The most award winning
healthcare information source.
TRUSTED FOR FOUR DECADES.
Editor’s Note: In this feature, brief items, primarily gleaned from abstracts or articles in journals and other resources not commonly perused by most US infectious disease physicians, will be presented, usually without comment. — Stan Deresinki, MD, FACP
|HIV Infection & Complications (Cont. from Nov. 1, 2002 issue)|
Chloroquine Inhibits HIV
Chloroquine, at clinically relevant concentrations, inhibits HIV-1 and HIV-2 in vitro at a postintegration step affecting the structural integrity of newly produced viral envelope glycoproteins (Savarino A, et al. AIDS. 2002;15:2221-2229).
Simplification’ of Antiretroviral Therapy
HIV-infected patients receiving a PI plus nucleoside analogs and who had suppressed viral replication as well as absence of the RT 215 mutation were randomized to continue their regimen or to change to treatment with abacavir/lamivudine/zidovudine. Virologic failure after a median of 84 weeks occurred in 6% of the continuation and 15% of the switch group (P = 0.081); prior zidovudine monotherapy and "archived" RT mutations were significantly associated with failure (Opravil M, et al. J Infect Dis. 2002;185:1251-1260).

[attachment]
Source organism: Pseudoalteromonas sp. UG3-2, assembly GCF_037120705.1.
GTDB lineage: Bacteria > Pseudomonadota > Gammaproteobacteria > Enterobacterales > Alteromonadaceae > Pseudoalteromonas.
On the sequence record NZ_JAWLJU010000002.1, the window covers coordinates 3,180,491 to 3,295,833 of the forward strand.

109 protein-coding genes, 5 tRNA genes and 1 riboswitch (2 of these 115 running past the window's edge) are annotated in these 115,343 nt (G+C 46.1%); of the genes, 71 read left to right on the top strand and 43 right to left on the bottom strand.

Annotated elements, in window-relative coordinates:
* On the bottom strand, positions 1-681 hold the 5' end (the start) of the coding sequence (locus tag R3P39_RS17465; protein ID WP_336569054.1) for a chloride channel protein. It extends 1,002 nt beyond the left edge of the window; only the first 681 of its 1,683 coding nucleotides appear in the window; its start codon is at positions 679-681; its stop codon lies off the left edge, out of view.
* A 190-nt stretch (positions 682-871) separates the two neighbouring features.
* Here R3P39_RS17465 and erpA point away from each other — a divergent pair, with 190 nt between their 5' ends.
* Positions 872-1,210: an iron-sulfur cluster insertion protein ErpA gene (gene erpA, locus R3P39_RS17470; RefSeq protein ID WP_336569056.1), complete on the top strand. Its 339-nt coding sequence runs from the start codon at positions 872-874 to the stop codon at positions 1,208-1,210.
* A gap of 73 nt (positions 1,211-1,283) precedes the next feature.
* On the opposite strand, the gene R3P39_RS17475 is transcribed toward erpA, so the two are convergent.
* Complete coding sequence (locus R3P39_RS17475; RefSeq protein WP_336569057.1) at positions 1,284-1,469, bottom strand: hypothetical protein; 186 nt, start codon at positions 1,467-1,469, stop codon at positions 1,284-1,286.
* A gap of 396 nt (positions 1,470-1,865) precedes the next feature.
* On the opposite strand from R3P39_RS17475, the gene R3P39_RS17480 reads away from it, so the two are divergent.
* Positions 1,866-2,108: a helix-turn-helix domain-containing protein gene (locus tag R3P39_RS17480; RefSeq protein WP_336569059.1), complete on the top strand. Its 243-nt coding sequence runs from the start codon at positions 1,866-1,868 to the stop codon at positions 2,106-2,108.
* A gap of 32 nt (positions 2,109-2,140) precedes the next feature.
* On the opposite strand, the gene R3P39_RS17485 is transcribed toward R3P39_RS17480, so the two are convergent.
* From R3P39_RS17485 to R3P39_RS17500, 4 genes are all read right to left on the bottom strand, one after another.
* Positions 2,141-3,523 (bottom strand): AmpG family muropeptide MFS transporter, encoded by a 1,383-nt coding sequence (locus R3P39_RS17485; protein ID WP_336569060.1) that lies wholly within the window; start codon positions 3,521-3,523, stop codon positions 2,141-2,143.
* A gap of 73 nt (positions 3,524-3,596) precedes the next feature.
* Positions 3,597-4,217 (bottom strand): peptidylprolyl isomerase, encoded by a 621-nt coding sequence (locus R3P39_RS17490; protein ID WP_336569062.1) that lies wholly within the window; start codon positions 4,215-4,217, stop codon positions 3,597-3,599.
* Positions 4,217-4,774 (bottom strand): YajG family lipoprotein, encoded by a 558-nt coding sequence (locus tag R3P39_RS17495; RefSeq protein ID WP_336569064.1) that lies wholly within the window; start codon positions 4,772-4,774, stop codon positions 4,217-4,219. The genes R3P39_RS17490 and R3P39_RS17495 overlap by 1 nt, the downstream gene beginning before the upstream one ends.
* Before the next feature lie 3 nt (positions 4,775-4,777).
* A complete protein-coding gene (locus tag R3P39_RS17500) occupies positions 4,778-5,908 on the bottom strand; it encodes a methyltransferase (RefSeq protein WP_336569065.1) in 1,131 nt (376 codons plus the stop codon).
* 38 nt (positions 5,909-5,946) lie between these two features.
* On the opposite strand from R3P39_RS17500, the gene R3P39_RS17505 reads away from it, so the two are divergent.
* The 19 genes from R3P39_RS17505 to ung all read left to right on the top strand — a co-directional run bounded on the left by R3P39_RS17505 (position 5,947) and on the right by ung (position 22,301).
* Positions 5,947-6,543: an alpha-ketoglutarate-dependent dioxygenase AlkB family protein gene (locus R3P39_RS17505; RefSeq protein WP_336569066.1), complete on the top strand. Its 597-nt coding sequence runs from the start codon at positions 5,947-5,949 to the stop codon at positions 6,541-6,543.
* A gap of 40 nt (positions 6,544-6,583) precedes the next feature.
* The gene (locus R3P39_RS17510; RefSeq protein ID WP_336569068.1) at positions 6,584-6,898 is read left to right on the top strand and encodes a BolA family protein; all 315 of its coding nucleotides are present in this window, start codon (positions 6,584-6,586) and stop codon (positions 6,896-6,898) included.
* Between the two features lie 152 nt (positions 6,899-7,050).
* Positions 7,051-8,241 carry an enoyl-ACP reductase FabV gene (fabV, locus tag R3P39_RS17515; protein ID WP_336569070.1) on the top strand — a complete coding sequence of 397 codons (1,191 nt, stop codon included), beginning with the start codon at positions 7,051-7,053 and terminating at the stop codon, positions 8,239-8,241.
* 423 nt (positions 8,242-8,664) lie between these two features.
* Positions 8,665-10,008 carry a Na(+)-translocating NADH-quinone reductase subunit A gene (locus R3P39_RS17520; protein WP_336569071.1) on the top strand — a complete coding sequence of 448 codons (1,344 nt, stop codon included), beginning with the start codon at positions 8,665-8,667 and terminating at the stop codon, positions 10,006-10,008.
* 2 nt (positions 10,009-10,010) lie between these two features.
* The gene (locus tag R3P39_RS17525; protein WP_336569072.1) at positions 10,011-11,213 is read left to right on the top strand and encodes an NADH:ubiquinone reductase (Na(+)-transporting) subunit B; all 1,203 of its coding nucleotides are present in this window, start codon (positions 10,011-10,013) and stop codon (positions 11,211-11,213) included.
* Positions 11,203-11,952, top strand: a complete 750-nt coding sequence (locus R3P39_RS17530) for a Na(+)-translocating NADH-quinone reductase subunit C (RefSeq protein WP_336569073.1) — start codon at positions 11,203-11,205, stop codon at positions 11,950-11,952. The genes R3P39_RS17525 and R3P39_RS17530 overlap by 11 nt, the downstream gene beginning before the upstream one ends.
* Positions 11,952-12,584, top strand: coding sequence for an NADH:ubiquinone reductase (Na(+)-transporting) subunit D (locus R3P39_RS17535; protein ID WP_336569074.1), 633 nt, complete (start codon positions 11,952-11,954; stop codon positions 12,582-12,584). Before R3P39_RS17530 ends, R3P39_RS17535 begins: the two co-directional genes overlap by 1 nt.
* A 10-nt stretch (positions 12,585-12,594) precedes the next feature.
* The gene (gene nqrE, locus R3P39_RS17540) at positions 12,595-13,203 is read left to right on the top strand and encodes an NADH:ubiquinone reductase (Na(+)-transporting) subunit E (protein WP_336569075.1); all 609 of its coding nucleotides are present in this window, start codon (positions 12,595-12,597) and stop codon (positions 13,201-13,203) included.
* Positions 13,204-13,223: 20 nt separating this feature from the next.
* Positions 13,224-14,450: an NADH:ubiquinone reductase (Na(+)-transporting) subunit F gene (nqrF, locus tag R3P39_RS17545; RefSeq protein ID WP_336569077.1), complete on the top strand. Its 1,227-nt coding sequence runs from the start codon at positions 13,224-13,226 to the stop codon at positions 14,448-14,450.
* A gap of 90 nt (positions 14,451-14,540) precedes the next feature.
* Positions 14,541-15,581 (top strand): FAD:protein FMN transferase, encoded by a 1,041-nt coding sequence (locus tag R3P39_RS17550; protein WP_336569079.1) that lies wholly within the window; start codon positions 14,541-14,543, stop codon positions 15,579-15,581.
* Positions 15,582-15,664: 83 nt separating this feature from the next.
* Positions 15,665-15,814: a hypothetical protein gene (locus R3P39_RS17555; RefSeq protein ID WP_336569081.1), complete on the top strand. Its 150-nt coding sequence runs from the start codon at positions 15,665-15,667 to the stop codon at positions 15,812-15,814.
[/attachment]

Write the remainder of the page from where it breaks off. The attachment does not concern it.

CD4+ NK Cells and Persistent HIV Infection
A subset of NK cells expressing CD4 serves as a persistent reservoir of HIV-1 in patients receiving HAART (Valentin A, et al. Proc Natl Acad Sci USA. 2002;99:7015-7020; Kolte L, et al. J Infect Dis. 2002;185:1578-1585).
Cyclophosphamide and HAART
The addition of cyclophosphamide to antiretroviral therapy failed to diminish the cellular reservoir of HIV (Bartlett JA, et al. AIDS Res Hum Retroviruses. 2002;18:535-543).
Intermittent HAART is Predictive of Mortality
Multivariate analysis of a large cohort of patients who started HAART between 1996 and 1999 found that those who took their drugs intermittently were approximately 3 times more likely to die after 1 year of follow-up than those who took them continuously (Hogg RS, et al. AIDS. 2002;16:1051-1058).
Why Does the CD4+/CD8+ Ratio Fail to Normalize in Some Successful HAART Recipients?